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R.C. Residuals Limited v Linton Fuel Oils Limited, Court of Appeal

27 May 2002
The issues

Unless Orders – delay – relief from sanctions.

The facts

Lord Justice Kay delivered guidelines for the manner in which a Judge should grant relief from sanctions imposed for failure to comply with an Unless Order. He noted that it was important for the Judge to consider systematically the matters listed in Rule 3.9(i) ie:-

The interests of the Administration of Justice;

1. The promptness or otherwise of the Application for relief;

2. Whether the failure to comply was intentional;

3. Whether there was good explanation for the failure;

4. The extent to which the defaulting party has otherwise complied, including compliance with Pre-Action Protocol;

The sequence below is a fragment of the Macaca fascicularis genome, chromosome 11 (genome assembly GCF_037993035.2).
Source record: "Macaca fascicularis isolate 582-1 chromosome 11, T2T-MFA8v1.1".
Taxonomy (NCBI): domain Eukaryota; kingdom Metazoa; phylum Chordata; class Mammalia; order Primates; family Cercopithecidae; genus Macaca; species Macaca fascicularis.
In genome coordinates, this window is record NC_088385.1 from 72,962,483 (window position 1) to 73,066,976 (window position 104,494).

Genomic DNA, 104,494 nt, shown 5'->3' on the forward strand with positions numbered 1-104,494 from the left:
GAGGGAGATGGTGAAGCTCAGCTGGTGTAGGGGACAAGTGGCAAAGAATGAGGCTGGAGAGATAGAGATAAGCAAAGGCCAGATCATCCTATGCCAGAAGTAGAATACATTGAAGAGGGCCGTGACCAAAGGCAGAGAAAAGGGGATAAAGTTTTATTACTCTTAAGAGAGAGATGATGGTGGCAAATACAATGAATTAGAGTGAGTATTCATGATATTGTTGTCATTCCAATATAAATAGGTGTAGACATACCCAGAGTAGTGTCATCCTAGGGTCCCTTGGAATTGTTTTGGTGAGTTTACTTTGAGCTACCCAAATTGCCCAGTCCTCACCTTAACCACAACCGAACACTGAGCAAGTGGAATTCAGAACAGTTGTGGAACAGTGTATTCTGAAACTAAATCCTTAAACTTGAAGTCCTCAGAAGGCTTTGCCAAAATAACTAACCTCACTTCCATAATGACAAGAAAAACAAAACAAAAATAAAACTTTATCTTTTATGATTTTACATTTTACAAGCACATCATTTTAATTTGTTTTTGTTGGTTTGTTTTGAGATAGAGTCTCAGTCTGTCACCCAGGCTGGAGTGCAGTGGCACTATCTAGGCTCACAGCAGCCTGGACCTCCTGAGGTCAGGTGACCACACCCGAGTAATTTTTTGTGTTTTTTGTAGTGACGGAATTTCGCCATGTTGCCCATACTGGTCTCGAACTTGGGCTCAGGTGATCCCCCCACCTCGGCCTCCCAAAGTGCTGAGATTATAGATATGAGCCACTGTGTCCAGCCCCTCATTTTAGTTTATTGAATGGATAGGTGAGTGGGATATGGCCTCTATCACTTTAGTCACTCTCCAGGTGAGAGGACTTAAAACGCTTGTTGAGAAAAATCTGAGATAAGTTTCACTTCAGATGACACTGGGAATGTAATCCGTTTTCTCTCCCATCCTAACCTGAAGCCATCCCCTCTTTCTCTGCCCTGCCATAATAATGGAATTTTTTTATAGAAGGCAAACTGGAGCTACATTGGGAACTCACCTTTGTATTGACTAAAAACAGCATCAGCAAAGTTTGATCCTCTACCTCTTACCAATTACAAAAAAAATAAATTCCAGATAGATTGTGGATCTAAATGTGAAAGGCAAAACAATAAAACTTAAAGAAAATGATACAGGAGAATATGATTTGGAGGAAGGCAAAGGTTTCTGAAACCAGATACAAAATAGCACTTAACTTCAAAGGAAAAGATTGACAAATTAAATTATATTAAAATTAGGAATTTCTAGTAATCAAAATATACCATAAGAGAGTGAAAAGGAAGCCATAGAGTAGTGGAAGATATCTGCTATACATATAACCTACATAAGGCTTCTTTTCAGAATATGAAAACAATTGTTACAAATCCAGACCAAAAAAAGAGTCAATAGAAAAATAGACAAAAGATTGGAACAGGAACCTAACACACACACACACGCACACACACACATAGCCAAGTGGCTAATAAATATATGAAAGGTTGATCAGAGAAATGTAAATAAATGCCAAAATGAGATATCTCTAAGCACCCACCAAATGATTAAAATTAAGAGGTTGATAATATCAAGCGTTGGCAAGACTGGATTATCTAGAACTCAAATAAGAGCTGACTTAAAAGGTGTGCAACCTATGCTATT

5. Whether the failure was caused by the party or his Legal Representative;

6. Whether the Trial date could still be met if relief was granted;

7. The effect of failure to comply on each party;

8. The effect which the granting of relief would have on each party.

These were matters of equal weight. Practitioners and parties had to realise speedily that compliance with an Unless Order should be as soon as possible and not on the last day. Equally, compliance on the day meant by 4.00 pm and not later, even minutes later.

Interestingly, Lord Justice Brooke in agreeing, commented that where in an emergency, service by e-mail was refused by the party to be served – as it had a strict right to do – that party might have difficulty in resisting an Application for relief from sanctions by a defaulting party.

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The content on this page is provided for the purposes of general interest and information. It contains only brief summaries of aspects of the subject matter and does not provide comprehensive statements of the law. It does not constitute legal advice and does not provide a substitute for it.

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